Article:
Vice-President Yemi Osinbajo says the fuel subsidy removal has removed a burden of not less than N15.4 billion monthly from the Federal Government.
Mr. Osinbajo said this in Abuja on Thursday at the 2016 presentation of scorecard of the Ministry of Petroleum Resources and Agreements Signing ceremony for Joint Venture Cash Calls (JVC) exit.
Represented by the Attorney-General of the Federation and Minister of Justice, Abubakar Malami, Mr. Osinbajo said that $15 billion would be injected into the sector.
“I am pleased to be the special guest of honour at the agreements signing ceremony for Joint Venture Cash Call exit and the announcement of $15 billion investments to be done in the sector.
“The oil and gas sector remains very critical to the stability and growth of our economy as it accounts for about 90 per cent of earnings.
“Amongst others, the downstream sector has been deregulated with the elimination of petroleum subsidy.
“This policy has removed from government, a burden of not less than N15.4 billion monthly,” he said.
The vice-president said that government had taken steps to raise the domestic refining capacity for petroleum products by repairing the existing refineries.
According to him, one of the refineries is nearing completion, adding that when completed, it will restore “our pipeline to facilitate crude and products transportation.”
He said that the Federal Executive Council (FEC) had approved new measures aimed at eliminating the burden of JVC and easing future payments in the upstream sector.
Mr Osinbajo commended the World Bank on the global initiative to secure the environment by ending and commercialising gas flares.
”It will boost the discharge of international obligations by Nigeria on climate change and contribute to our national power generation capacity”.
He urged other ministries to come up with score cards of their performances in the last year.
Also speaking, the Minister of State for Petroleum, Ibe Kachikwu, said that when he took over the leadership of the ministry, oil sector was losing N1.2 trillion every year and fuel scarcity was common.
”Today, we have a situation where refined petroleum consumption has gone down from an all-time high of 40 million litres a day to about 28 million litres a day.
”On cash call, the issue was how long the upstream was going to continue to bleed as investments were drying up and activities grinding to a halt.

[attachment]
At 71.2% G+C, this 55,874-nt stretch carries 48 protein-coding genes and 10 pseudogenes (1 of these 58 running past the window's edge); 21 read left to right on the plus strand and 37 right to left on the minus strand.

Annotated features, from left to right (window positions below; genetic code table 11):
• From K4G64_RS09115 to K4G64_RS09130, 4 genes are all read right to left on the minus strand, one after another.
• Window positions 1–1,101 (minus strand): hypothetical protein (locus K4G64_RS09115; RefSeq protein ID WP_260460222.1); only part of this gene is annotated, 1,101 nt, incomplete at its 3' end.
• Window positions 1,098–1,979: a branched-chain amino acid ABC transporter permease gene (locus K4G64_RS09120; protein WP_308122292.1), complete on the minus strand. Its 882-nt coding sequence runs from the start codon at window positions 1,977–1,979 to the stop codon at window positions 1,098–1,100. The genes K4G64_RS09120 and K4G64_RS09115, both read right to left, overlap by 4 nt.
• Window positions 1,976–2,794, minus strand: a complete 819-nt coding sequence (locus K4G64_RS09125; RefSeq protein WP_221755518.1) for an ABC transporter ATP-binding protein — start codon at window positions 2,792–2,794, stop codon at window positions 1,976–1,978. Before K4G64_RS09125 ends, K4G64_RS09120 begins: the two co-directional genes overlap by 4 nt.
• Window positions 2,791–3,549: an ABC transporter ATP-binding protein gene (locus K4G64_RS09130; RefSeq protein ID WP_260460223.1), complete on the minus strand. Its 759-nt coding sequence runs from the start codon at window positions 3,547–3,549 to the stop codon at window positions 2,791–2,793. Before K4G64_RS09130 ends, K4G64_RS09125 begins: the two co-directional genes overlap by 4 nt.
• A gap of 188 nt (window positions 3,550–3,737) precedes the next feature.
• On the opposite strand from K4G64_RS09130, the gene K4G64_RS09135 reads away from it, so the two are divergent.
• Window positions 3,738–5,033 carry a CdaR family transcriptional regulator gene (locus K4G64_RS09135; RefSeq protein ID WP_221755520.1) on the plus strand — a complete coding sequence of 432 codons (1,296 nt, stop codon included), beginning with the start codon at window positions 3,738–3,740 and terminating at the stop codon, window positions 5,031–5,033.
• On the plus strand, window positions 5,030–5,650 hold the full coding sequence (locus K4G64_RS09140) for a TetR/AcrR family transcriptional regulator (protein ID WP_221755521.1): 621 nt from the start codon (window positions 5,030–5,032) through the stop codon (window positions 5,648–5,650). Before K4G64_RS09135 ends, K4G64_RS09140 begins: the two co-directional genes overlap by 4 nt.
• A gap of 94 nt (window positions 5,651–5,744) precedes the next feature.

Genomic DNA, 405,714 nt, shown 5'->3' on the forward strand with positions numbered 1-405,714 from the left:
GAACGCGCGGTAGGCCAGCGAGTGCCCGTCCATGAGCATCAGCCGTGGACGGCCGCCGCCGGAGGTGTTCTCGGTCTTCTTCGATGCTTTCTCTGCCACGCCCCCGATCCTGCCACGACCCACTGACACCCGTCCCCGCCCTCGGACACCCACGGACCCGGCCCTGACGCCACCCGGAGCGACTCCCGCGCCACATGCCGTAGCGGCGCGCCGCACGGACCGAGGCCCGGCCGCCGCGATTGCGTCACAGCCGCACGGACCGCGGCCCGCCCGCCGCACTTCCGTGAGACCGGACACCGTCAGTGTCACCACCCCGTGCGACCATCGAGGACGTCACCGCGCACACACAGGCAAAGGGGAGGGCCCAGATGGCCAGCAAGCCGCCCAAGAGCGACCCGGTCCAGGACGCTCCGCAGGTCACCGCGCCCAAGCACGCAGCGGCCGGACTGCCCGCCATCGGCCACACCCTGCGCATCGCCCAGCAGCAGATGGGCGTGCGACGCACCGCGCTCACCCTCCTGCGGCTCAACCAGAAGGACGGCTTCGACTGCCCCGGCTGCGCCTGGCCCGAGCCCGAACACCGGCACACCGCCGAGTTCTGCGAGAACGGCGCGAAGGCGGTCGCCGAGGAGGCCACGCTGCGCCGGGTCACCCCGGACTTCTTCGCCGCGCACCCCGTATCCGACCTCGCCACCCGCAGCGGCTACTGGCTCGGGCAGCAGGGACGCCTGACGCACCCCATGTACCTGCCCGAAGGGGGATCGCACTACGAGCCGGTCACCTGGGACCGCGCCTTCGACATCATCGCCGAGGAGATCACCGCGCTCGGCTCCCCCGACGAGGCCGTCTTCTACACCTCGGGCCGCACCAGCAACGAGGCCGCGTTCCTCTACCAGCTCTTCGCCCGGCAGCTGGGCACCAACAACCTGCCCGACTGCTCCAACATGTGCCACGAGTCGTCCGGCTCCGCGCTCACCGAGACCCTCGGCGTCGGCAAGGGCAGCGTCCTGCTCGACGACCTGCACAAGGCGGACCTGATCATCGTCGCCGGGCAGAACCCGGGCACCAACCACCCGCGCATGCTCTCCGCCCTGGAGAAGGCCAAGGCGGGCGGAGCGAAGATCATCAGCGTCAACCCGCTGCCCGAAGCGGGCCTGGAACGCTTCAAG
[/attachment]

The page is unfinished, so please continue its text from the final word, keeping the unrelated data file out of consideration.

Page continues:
”For the first time in 2017, you are going to see the Ministry driving an effort with the Department of Petroleum Resources to find leakage areas, essential to cover the gap in the 2017 budget.
”In the Niger Delta, we have brought the all-time low production of 1.3 million barrels per day (mbpd) to 1.8mbpd but for some minor incidents it would be closer to 2.1mbpd or 2.2mbpd.
”We set a zero militancy target in 2017 and we want anything that needs to be done should be done,’’ he said.
On Organisation of Petroleum Exporting Countries, OPEC, he said that he was thrust into the chairmanship of the organisation immediately he was appointed.
He added that he said he had to convince four countries to serve as engine rooms of finding solutions and not bringing the national problems to OPEC.
In her address of welcome, DJamila Shua’ra, said that ”the year started with refineries producing below capacity, high demand for petroleum products and insufficient supplies at depots, forex shortages.
”However, President Muhammadu Buhari believed in our team and our collective ability to find solutions.
”Although, it is not Uhuru yet, there are many more rivers to cross. As we speak, aviation fuel remains a challenge.
”We are yet to pick maximum capacity in our refineries and there is need for more investors to fund massive infrastructural development in the sector”.
The News Agency of Nigeria reports that awards were presented to an outstanding staff each from subsidiaries of the ministry.